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her father pacing up and down their apartment in a great state of agitation, and in the midst of a powerful odour of spirits-and-water, which, as it appeared, had not succeeded in pacifying his disordered mind. The Pendennis papers were on the table surrounding the empty goblets and now useless teaspoons, which had served to hold and mix the Captain's liquor and his friend's. As Emily entered he seized her in his arms, and cried out, “ Prepare yourself, me child, me blessed child,” in a voice of agony, and with eyes brimful of tears.

Ye're tipsy again, Papa,” Miss Fotheringay said, pushing back her sire. “Ye promised me ye wouldn't take spirits before dinner.”

“It's to forget me sorrows, me poor girl, that I've taken just a drop,” cried the bereaved father—"it's to drown me care that I drain the bowl.”

“Your care takes a deal of drowning, Captain dear,” said Bows, mimicking his friend's accent; “what has happened ? Has that soft-spoken gentleman in the wig been vexing you?”

" The oily miscreant! I'll have his blood !” roared Cos. Miss Milly, it must be premised, had fled to her room out of his embrace, and was taking off her bonnet and shawl there.

“I thought he meant mischief. He was so uncommon civil," the other said. “What has he come to say?".

"O Bows! He has overwhellum'd me,” the Captain said. “ There's a hellish conspiracy on foot against me poor girl; and it's me opinion that both them Pendennises, nephew and uncle, is two infernal thrators and scoundthrels, who should be conshumed from off the face of the earth.”

“What is it? What has happened ? ” said Mr. Bows, growing rather excited.

Costigan then told him the Major's statement that the young Pendennis had not two thousand, nor two hundred pounds a-year; and expressed his fury that he should have permitted such an impostor to coax and wheedle his innocent girl, and that he should have nourished such a viper in his own personal bosom. “I have shaken the reptile from me, however,” said Costigan; "and as for his uncle, I'll have such a revenge on that old man, as shall make 'um rue the day he ever insulted a Costigan."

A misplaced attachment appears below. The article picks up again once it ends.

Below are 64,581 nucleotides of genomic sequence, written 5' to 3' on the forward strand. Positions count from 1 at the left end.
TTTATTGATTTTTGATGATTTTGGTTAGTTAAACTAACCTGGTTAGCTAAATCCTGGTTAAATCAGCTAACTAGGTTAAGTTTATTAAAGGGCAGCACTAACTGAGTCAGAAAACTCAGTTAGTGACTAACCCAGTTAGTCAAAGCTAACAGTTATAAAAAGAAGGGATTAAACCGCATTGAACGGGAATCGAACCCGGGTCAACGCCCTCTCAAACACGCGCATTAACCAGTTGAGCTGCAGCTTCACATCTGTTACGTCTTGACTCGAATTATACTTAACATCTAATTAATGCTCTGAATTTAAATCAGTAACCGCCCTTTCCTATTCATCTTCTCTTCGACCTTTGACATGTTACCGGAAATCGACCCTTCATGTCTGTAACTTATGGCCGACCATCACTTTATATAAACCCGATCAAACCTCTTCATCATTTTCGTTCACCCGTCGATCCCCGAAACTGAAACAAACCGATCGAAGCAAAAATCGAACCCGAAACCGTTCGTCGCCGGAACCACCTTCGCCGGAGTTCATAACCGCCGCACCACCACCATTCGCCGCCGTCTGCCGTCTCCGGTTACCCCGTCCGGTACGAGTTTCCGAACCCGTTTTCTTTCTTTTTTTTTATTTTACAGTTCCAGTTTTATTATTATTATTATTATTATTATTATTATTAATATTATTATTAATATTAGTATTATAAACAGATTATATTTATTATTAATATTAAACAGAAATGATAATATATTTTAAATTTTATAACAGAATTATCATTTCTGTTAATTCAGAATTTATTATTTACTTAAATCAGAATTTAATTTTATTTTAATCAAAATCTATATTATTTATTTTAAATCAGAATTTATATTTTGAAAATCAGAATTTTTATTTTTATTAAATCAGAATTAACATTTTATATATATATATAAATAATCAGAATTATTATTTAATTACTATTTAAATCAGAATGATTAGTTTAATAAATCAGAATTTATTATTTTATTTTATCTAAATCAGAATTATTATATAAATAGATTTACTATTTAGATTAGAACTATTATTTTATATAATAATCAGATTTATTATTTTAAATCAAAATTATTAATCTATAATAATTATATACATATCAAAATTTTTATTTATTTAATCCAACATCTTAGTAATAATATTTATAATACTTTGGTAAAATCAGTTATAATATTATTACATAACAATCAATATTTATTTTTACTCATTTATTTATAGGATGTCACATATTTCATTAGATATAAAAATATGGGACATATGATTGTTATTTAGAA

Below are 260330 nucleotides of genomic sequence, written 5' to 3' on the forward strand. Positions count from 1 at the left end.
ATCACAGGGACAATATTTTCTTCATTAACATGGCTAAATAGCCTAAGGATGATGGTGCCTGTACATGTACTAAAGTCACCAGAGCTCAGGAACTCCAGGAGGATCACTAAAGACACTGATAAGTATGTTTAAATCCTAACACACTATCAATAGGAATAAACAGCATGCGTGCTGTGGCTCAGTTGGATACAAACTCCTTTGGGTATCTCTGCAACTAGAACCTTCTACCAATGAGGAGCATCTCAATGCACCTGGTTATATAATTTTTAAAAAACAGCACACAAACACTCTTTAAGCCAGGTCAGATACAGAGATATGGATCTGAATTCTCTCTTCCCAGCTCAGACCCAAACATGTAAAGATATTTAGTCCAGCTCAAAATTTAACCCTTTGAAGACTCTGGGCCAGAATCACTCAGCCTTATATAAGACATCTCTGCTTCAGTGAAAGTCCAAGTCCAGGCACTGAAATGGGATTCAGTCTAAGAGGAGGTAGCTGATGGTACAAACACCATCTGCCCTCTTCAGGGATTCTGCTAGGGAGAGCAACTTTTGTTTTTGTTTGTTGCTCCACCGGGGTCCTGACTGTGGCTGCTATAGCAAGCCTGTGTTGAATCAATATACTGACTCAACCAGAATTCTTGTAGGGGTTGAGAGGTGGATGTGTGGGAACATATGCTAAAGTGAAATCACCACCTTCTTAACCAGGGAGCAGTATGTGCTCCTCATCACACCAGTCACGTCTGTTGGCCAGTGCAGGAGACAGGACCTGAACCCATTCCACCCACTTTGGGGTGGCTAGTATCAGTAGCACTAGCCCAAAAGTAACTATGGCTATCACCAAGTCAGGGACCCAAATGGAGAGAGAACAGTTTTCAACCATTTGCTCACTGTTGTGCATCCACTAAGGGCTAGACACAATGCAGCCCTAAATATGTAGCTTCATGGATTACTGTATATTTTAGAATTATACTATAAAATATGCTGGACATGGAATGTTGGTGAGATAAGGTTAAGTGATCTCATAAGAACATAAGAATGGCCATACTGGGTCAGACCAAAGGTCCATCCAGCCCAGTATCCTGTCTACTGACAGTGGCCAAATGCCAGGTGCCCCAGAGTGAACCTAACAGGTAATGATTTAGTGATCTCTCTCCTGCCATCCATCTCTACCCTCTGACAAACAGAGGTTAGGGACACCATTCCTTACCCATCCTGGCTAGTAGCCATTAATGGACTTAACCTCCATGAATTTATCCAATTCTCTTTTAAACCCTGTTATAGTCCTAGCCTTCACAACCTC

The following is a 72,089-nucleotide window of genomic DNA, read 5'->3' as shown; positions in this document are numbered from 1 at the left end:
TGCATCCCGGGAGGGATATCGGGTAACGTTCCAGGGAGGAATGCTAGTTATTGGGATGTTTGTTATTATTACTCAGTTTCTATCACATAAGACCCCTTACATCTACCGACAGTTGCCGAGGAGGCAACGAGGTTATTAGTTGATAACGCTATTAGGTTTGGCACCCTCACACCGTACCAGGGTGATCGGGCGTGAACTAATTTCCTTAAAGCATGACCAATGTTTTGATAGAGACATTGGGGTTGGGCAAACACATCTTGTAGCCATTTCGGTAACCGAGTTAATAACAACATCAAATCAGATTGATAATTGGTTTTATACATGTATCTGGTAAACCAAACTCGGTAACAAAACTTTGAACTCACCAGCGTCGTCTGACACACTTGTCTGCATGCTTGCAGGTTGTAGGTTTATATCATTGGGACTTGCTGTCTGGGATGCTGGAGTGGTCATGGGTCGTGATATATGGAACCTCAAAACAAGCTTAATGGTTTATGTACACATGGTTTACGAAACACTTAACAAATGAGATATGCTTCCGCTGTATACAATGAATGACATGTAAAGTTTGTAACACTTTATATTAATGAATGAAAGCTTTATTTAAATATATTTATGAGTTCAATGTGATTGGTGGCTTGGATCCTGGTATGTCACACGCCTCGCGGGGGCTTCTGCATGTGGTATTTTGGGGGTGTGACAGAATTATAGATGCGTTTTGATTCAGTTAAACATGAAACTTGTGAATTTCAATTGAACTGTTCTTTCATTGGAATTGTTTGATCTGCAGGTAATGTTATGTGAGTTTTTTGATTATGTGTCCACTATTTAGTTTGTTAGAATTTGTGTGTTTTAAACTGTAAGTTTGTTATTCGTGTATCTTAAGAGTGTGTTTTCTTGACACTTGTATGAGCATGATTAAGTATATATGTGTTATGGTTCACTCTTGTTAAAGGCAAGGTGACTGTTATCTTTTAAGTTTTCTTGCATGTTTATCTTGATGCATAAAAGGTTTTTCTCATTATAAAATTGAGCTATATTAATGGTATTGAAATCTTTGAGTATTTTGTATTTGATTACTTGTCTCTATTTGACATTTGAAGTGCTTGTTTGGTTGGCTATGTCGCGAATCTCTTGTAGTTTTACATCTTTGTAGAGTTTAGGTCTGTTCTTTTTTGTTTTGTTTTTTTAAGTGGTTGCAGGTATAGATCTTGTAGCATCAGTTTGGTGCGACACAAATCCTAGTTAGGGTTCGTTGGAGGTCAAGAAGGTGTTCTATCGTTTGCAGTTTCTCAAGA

“What do you mean, General ?" said Bows.

“I mean to have his life, Bows-his villanous, skulking life, my boy;” and he rapped upon the battered old pistolcase in an ominous and savage manner. Bows had often heard him appeal to that box of death, with which he proposed to sacrifice his enemies; but the Captain did not tell him that he had actually written and sent a challenge to Major Pendennis, and Mr. Bows therefore rather disregarded the pistols in the present instance.

At this juncture Miss Fotheringay returned to the common sitting-room from her private. apartment, looking perfectly healthy, happy, and unconcerned, a striking and wholesome contrast to her father, who was in a delirious tremor of grief, anger, and other agitation. She brought in a pair of ex-white satin shoes with her, which she proposed to rub as clean as might be with bread-crumb; intending to go mad with them upon next Tuesday evening in Ophelia, in which character she was to reappear on that night.

She looked at the papers on the table; stopped as if she was going to ask a question, but thought better of it, and going to the cupboard, selected an eligible piece of bread wherewith she might operate on the satin slippers: and afterwards coming back to the table, seated herself there commodiously with the shoes, and then asked her father, in her honest Irish brogue, “ What have ye got them letthers, and pothry, and stuff, of Master Arthur's out for, Pa? Sure ye don't want to be reading over that nonsense.”